Typically, the greater the velocity of angular rotation of the crown, the greater the value of ΔVCROWN will be. However, the actual mapping between the velocity of angular rotation of the crown and ΔVCROWN can be varied depending on the desired user interface effect. For example, various linear or non-linear mappings between the velocity of angular rotation of the crown and ΔVCROWN can be used.

Also, ΔVDRAG can take on various values. For example, ΔVDRAG can depend on the velocity of crown rotation such that at greater velocities, a greater opposing change in velocity (ΔVDRAG) can be produced. In another example, ΔVDRAG can have a constant value. It should be appreciated that the above-described requirements of ΔVCROWN and ΔVDRAG can be changed to produce desirable user interface effects.

As can be seen from EQ. 1, the maintained velocity (VT) can continue to increase as long as ΔVCROWN is greater than ΔVDRAG. Additionally, VT can have non-zero values even when no ΔVCROWN input is being received, meaning that user interface objects can continue to change without the user rotating the crown. When this occurs, objects can stop changing based on the maintained velocity at the time the user stops rotating the crown and the ΔVDRAG component.

In some examples, when the crown is rotated in a direction corresponding to a rotation direction that is opposite the current user interface changes, the V(T-1) component can be reset to a value of zero, allowing the user to quickly change the direction of the object without having to provide a force sufficient to offset the VT.

At block 2414, the device causes the object to flip past a transition position between a first surface that was last selected and a new surface. For example, the object has flipped past the transition position when the object will not return to having the first surface displayed parallel to the display without receiving additional user input.

Once the object reaches a steady state, the displayed surface that is parallel to the display can be activated through a designated user input. The displayed surface parallel to the display in the steady state is determined to be selected even before activation. An object is in a steady state when the object is not being translated, rotated, or scaled. This may result in the first surface of the object no longer being displayed, in the case of a cube-shaped object.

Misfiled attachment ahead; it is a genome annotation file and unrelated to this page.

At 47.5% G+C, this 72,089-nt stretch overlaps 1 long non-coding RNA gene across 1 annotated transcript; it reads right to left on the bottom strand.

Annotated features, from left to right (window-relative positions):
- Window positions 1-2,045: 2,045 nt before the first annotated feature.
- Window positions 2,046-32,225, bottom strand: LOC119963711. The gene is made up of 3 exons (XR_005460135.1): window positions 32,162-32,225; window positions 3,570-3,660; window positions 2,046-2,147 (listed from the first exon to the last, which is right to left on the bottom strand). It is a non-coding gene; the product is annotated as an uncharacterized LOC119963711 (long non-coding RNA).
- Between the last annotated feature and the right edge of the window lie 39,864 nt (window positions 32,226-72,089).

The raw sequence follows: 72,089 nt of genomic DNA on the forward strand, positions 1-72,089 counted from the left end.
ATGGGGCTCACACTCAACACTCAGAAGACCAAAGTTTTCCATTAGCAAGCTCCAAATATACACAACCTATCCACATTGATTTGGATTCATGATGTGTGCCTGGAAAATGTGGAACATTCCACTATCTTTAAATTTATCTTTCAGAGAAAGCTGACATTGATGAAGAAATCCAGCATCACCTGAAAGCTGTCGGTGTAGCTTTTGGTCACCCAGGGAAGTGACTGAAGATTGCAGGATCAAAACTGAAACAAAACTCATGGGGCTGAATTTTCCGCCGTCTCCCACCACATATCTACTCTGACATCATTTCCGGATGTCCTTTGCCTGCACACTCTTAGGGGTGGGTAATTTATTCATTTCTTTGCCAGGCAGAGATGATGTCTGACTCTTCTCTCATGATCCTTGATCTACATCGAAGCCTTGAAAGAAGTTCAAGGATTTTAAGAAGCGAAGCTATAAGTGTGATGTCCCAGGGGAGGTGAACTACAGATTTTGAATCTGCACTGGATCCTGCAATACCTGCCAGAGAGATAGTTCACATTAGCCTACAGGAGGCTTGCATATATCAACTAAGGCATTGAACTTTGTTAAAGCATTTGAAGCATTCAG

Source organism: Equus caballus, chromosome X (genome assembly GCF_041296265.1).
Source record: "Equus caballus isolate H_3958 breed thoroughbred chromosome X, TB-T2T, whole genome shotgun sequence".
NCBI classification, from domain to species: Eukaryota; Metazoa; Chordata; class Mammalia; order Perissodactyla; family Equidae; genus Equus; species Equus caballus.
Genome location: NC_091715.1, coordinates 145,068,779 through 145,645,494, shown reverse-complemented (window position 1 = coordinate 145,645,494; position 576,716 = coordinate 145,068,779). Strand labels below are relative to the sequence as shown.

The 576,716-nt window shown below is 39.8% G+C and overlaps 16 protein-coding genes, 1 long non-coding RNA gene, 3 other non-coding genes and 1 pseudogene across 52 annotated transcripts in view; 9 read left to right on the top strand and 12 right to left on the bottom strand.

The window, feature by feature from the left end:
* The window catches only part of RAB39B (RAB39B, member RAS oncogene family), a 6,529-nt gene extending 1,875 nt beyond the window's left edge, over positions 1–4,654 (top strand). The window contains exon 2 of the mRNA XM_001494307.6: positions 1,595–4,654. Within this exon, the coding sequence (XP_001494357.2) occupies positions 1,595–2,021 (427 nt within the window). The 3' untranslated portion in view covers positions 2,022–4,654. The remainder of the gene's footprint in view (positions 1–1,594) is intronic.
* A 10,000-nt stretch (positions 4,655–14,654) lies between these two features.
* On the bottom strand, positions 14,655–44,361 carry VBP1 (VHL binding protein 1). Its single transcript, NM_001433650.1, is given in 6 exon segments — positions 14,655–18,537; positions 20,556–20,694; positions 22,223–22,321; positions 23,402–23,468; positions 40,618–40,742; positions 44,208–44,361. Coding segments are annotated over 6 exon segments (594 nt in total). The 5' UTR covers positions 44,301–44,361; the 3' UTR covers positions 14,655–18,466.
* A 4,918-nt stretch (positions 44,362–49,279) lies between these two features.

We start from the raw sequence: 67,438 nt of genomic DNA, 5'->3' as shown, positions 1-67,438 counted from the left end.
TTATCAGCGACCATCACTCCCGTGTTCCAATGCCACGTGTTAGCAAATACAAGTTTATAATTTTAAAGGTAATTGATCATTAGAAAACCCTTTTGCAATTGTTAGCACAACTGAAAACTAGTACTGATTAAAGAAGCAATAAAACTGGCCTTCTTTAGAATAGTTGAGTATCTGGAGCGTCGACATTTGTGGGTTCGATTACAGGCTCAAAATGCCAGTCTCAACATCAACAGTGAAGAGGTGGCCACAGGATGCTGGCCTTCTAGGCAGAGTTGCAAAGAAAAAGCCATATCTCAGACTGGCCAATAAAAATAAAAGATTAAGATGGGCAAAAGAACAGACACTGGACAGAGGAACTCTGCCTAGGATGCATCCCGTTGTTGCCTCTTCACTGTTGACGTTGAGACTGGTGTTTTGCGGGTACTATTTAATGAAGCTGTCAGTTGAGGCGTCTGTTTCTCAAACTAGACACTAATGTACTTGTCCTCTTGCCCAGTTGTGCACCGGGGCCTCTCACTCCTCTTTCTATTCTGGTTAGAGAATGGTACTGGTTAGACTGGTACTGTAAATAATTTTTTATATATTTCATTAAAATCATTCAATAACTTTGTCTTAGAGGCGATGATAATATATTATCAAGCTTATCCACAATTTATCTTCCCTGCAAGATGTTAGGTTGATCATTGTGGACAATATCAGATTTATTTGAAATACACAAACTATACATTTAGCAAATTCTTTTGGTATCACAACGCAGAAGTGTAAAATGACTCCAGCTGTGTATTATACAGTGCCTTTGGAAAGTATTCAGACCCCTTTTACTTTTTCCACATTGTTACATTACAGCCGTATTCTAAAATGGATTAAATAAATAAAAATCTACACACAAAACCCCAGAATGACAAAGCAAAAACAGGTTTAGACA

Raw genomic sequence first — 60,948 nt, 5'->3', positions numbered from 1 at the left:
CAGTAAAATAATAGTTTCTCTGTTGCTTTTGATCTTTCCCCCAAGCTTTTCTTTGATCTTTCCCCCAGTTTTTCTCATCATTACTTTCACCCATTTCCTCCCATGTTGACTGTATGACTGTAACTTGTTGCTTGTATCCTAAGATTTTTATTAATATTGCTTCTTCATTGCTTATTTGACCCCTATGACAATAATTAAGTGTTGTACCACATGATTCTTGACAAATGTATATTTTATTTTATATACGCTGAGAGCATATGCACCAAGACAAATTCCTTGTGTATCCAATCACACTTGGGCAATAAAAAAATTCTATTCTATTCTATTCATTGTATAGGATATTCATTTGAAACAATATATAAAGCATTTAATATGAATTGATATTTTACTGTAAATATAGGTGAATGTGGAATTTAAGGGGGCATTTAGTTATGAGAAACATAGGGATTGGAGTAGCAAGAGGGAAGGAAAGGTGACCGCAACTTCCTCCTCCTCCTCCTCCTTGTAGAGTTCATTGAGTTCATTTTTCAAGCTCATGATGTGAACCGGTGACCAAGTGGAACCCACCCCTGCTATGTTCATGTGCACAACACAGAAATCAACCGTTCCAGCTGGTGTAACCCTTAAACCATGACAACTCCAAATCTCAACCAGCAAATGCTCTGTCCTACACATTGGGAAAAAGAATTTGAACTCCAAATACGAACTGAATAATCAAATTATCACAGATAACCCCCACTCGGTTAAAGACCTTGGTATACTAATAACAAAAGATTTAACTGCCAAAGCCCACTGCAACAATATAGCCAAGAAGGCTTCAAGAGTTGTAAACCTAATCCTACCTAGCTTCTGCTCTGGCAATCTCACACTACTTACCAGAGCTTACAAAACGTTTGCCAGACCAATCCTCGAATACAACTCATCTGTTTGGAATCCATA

At block 2416, because the escape velocity has not been reached, the device causes the object to at least partially return to the object's initial position at the time of block 2408. For example, part of the initial rotation of the object caused at block 2410 can be negated. To achieve this, the device animates a rotation of the object that is in an opposite direction of the initial rotation at block 2410.

FIG. 25 illustrates a graphical user interface 2500 showing the selection of a surface 2506 of a multi-sided object in response to a rotation of a crown. Object 2502 is a 12-sided rotatable dial, shaped similar to a wheel. Object 2502 is rotatable along a fixed axis. In this example, all 12 surfaces of object 2502 are selectable. These 12 selectable surfaces include surface 2504, surface 2506, surface 2508, surface 2510, and surface 2512. In FIG. 25, surface 2508 is selected because surface 2508 is parallel to display 106 and is displayed on display 106. The selectable surfaces of object 2505 can be selected according to the processes and techniques described in other examples.

In some examples, device 100 can provide haptic feedback based on the content displayed on the display 106. When a user interface object is displayed on display 106, the device can modify the appearance of the object based on a change in a crown distance value received at the device 100 based on a rotation of crown 108. When a criterion is satisfied, a tactile output is output at the device 100.

In one example, the object is a rotatable multi-sided object, such as is described above. The criterion is satisfied when a surface of the multi-sided object is selected. In another example, the criterion is satisfied each time a displayed surface of the multi-sided object passes through a plane parallel to the display.